~Our Renewals~ Hey my WBC family! I've been a little hush- hush lately. Our 14th wedding ann...
I'll be at work, but two of our interns are from England and are coming in late because they can't miss such an important event in their country's history.
Wadsworth mansion is one of the venues we considered. It is a giant old house with beautiful green space. Tomorrow morning they will open their doors at 6:30AM so people can come and watch it live. They will be serving tea, cakes, scones, biscuits, and desserts. I'm sorry I have to miss it because I think that sounds like so much fun....although maybe not at 6:30 in the morning....
I personally think that weddings are enough pressure. Imagine having 4000 pairs of eyes on you for the ceremony alone....not to mention the millions more watching from home. BUT, I'm sure the Royal planners and the ROYAL BUDGET help to alleviate some of the tension....THAT must be nice....
Now for some very shiny pieces of history and the stories behind them:
The Crown Jewels of England, which are now on display at the Jewel House in the Tower of London, can date back to the 12th Century although most pieces from that time were destroyed and recreated during the Restoration.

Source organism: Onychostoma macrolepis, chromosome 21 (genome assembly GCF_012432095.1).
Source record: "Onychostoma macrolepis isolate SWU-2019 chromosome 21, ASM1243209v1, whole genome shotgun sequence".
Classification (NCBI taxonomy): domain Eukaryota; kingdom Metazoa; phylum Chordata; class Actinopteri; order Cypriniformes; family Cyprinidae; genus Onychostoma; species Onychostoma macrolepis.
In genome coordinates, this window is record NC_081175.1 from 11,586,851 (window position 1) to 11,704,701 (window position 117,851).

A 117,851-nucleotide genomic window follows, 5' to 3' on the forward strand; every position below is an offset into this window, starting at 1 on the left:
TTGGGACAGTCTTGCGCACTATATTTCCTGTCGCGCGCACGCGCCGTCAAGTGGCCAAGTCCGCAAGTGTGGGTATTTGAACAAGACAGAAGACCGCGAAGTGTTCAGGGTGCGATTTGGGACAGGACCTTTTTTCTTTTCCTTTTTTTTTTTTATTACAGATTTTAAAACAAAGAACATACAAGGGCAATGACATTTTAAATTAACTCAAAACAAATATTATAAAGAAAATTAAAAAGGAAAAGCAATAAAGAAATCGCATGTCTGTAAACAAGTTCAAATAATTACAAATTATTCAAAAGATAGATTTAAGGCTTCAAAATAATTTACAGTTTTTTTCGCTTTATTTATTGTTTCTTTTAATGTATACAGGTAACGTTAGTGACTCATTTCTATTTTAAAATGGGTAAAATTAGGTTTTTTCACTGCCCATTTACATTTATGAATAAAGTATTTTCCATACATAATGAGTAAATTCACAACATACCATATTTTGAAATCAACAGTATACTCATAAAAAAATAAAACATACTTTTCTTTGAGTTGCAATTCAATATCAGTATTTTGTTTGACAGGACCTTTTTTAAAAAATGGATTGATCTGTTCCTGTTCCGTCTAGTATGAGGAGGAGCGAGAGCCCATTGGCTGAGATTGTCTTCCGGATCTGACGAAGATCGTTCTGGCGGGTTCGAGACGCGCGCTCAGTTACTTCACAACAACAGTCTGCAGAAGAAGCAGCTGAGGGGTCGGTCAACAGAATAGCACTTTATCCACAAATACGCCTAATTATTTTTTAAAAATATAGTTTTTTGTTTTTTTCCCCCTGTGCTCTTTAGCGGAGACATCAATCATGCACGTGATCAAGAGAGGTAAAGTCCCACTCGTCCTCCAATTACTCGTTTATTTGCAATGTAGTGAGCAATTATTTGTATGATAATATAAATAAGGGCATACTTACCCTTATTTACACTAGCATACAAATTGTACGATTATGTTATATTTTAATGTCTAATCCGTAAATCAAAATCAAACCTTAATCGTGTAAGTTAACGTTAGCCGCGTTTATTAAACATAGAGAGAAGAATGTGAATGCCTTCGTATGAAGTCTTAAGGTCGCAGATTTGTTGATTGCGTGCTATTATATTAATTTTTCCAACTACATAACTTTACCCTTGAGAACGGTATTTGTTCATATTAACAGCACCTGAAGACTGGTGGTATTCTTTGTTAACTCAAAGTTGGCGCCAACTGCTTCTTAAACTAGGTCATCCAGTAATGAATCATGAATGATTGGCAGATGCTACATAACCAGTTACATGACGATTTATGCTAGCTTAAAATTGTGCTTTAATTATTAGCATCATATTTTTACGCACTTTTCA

One of the most famous pieces in this collection is the Imperial State Crown. This crown consists of almost 3,000 gems, most of which came from the original Imperial State Crown from the 17th Century. Of the 3,000 gems, there are 277 pearls. The pearls that are suspended from the arches of the crown were actually worn as earrings by Elizabeth I.
The 'Girls of Great Britain and Ireland' tiara was originally purchased from Garrard, the London jeweller and given to Queen Mary as a wedding present in 1893. In a special gift, Queen Mary then passed it down to her granddaughter, and the future Queen Elizabeth II, on her wedding day. The tiara has been described as "a diamond festoon-and-scroll design surmounted by nine large oriental pearls on diamond spikes and set on a bandeau base of alternate round and lozenge collets between two plain bands of diamonds".